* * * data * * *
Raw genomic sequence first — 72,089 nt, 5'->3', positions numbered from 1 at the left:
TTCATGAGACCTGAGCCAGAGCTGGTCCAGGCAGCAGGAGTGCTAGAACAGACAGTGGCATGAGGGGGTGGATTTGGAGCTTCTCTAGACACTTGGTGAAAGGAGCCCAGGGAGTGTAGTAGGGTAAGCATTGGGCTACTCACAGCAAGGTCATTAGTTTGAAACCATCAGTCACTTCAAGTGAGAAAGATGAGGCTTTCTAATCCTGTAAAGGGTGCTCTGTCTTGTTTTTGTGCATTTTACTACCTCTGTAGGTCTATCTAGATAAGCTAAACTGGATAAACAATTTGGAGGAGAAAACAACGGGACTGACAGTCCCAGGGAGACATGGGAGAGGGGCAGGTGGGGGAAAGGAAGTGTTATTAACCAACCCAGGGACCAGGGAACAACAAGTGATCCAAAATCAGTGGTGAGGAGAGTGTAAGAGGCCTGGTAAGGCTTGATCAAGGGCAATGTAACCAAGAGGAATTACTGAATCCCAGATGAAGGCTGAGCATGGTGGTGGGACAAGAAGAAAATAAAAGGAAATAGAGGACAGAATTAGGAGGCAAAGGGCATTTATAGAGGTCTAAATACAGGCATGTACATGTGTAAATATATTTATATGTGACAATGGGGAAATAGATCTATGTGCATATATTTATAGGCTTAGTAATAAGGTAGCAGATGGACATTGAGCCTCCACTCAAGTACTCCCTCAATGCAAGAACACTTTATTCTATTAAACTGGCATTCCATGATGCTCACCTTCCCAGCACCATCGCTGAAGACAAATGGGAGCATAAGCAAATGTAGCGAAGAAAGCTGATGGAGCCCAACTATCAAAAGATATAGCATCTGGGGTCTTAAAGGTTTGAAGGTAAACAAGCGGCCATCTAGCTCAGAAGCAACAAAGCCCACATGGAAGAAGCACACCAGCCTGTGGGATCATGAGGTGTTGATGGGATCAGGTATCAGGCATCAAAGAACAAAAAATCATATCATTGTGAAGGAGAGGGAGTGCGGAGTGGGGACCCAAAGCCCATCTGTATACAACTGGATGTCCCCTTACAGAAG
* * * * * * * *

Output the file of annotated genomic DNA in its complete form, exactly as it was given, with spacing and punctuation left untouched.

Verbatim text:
Raw genomic sequence first — 72,089 nt, 5'->3', positions numbered from 1 at the left:
TTCATGAGACCTGAGCCAGAGCTGGTCCAGGCAGCAGGAGTGCTAGAACAGACAGTGGCATGAGGGGGTGGATTTGGAGCTTCTCTAGACACTTGGTGAAAGGAGCCCAGGGAGTGTAGTAGGGTAAGCATTGGGCTACTCACAGCAAGGTCATTAGTTTGAAACCATCAGTCACTTCAAGTGAGAAAGATGAGGCTTTCTAATCCTGTAAAGGGTGCTCTGTCTTGTTTTTGTGCATTTTACTACCTCTGTAGGTCTATCTAGATAAGCTAAACTGGATAAACAATTTGGAGGAGAAAACAACGGGACTGACAGTCCCAGGGAGACATGGGAGAGGGGCAGGTGGGGGAAAGGAAGTGTTATTAACCAACCCAGGGACCAGGGAACAACAAGTGATCCAAAATCAGTGGTGAGGAGAGTGTAAGAGGCCTGGTAAGGCTTGATCAAGGGCAATGTAACCAAGAGGAATTACTGAATCCCAGATGAAGGCTGAGCATGGTGGTGGGACAAGAAGAAAATAAAAGGAAATAGAGGACAGAATTAGGAGGCAAAGGGCATTTATAGAGGTCTAAATACAGGCATGTACATGTGTAAATATATTTATATGTGACAATGGGGAAATAGATCTATGTGCATATATTTATAGGCTTAGTAATAAGGTAGCAGATGGACATTGAGCCTCCACTCAAGTACTCCCTCAATGCAAGAACACTTTATTCTATTAAACTGGCATTCCATGATGCTCACCTTCCCAGCACCATCGCTGAAGACAAATGGGAGCATAAGCAAATGTAGCGAAGAAAGCTGATGGAGCCCAACTATCAAAAGATATAGCATCTGGGGTCTTAAAGGTTTGAAGGTAAACAAGCGGCCATCTAGCTCAGAAGCAACAAAGCCCACATGGAAGAAGCACACCAGCCTGTGGGATCATGAGGTGTTGATGGGATCAGGTATCAGGCATCAAAGAACAAAAAATCATATCATTGTGAAGGAGAGGGAGTGCGGAGTGGGGACCCAAAGCCCATCTGTATACAACTGGATGTCCCCTTACAGAAG